Feds ID Biggest Janus Market Timer Contact

August 31, 2004 (PLANSPONSOR.com) - The former manager of Janus Capital Group's Janus Mercury Fund bears the responsibility for bringing on the hedge fund that became the company's largest market timer.

The US Securities and Exchange Commission (SEC) also revealed in settlement papers filed for a civil case that much of Janus’s top management, including the former chief executive officer, knew about the market timing arrangement, the Wall Street Journal reported. The SEC papers finalize a preliminary agreement the Denver firm reached in April with the SEC and the attorneys general of New York and Colorado to pay $226 million to settle civil fraud charges that the firm improperly allowed market timing.

The federal regulators didn’t name the money manager in the documents, but unnamed sources quoted by the Journal identified him as Warren Lammert, who managed the high-profile Mercury Fund until his departure in March 2003. The top official who knew about it was identified as Mark Whiston, who resigned as chief executive in late April just before the firm reached a preliminary settlement with regulators.

Despite the settlement with the corporation, federal regulators continue to probe individual people involved in improper trading at Janus, according to the Journal’s sources.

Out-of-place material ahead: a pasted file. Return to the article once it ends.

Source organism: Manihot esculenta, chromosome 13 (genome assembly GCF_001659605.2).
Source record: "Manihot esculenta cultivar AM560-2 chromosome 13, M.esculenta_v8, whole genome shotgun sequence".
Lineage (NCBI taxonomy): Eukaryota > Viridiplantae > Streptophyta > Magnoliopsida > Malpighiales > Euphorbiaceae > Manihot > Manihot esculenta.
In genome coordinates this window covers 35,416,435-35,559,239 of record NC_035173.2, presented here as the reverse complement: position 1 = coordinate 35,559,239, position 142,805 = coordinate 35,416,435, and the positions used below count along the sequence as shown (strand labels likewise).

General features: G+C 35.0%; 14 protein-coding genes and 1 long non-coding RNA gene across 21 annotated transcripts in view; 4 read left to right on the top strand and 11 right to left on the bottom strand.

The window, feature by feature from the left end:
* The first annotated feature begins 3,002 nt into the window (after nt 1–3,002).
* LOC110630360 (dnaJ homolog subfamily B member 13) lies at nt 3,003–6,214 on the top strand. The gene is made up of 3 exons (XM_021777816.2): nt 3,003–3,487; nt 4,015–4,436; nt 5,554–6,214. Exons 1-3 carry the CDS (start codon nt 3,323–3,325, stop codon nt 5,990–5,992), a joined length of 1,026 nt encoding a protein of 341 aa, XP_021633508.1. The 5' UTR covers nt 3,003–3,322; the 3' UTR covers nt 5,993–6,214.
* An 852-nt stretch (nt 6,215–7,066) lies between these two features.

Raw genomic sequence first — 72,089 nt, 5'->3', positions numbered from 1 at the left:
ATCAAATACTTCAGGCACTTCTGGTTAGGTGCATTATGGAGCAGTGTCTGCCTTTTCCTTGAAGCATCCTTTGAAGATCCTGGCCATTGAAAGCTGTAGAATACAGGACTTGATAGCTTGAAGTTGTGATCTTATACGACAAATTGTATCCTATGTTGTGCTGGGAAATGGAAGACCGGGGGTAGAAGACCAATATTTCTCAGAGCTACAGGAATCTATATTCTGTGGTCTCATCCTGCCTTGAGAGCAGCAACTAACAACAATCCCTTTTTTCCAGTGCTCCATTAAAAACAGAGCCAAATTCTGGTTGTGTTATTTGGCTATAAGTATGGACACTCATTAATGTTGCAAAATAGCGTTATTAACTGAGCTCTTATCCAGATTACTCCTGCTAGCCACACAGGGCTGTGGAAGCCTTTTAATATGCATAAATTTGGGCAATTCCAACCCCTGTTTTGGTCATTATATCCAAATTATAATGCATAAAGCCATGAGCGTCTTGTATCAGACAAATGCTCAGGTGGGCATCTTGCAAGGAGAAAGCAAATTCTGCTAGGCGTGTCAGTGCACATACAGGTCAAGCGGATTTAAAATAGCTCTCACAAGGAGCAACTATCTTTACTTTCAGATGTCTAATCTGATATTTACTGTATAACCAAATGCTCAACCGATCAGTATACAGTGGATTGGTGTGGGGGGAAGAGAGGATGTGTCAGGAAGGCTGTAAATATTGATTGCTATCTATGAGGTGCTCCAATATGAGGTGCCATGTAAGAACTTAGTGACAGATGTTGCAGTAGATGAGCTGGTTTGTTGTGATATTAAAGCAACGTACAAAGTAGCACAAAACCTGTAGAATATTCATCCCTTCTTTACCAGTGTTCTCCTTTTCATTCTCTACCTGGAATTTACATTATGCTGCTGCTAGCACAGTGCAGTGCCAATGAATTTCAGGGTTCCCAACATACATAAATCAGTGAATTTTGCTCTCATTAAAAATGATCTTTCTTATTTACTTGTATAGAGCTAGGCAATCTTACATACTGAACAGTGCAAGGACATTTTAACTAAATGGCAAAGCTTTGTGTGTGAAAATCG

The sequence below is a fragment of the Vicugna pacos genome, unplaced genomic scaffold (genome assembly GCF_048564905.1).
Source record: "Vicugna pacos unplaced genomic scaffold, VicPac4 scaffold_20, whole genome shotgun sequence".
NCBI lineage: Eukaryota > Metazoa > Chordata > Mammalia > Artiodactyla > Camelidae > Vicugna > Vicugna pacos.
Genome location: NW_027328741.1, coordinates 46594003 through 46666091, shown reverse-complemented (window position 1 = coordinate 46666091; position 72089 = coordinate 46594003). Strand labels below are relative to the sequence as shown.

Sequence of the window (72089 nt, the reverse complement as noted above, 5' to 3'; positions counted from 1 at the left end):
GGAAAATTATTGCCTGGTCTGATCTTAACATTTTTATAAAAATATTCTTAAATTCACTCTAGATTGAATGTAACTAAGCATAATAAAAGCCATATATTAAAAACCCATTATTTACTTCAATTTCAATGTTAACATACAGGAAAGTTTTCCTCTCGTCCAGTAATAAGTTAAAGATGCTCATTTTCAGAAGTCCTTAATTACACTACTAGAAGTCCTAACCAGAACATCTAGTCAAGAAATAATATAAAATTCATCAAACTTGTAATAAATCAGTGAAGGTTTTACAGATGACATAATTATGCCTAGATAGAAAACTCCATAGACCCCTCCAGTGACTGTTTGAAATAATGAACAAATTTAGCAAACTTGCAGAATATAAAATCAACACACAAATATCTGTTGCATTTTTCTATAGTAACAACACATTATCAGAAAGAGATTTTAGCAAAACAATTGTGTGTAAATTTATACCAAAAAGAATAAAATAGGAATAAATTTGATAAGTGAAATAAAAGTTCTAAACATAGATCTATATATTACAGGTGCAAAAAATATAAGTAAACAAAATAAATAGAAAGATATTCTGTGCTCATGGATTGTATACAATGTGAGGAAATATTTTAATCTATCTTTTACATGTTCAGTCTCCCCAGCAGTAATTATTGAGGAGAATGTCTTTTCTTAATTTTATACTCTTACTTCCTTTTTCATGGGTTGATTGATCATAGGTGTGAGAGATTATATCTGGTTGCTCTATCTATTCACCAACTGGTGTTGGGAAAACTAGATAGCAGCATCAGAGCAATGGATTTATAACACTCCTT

The SEC settlement papers offers a new view about what people at the highest levels at Janus knew about the improper trading arrangements. In November 2001,  Lammert introduced to Janus a New York-based hedge-fund adviser, Trautman Wasserman & Co., which eventually became the largest market timer in the firm’s funds, according to the Journal. Gregory Trautman, the hedge fund’s chief investment officer, had met Lammert through their charitable efforts to raise money to fight epilepsy.

The SEC complaint didn’t identify Trautman by name, but cited the “friendship” between a former Janus portfolio manager and an executive at the “largest timer” in Janus funds. Trautman hasn’t been charged with wrongdoing, but is under investigation, according to the Journal sources.

By the summer of 2003, the biggest timer had as much as $263 million invested in Janus and was being permitted to market time at least seven Janus funds, according to the SEC complaint. Those funds included Janus Mercury, Enterprise, Worldwide, High Yield, Overseas and two funds marketed primarily through financial advisers and to large investors, Janus Adviser Worldwide and Adviser International Growth.

Meanwhile, Whiston was aware of Janus’s agreements with market-timers, according to the SEC complaint, which says the CEO commissioned an internal review of market-timing in the firm’s funds in the fall of 2002. A report prepared after the study noted that Janus had made arrangements to allow market timing by select investors and recommended that they be terminated.

Federal and state regulators have been pursuing a wide-ranging mutual fund industry probe that has largely focused on market timing, late trading and certain sales practices.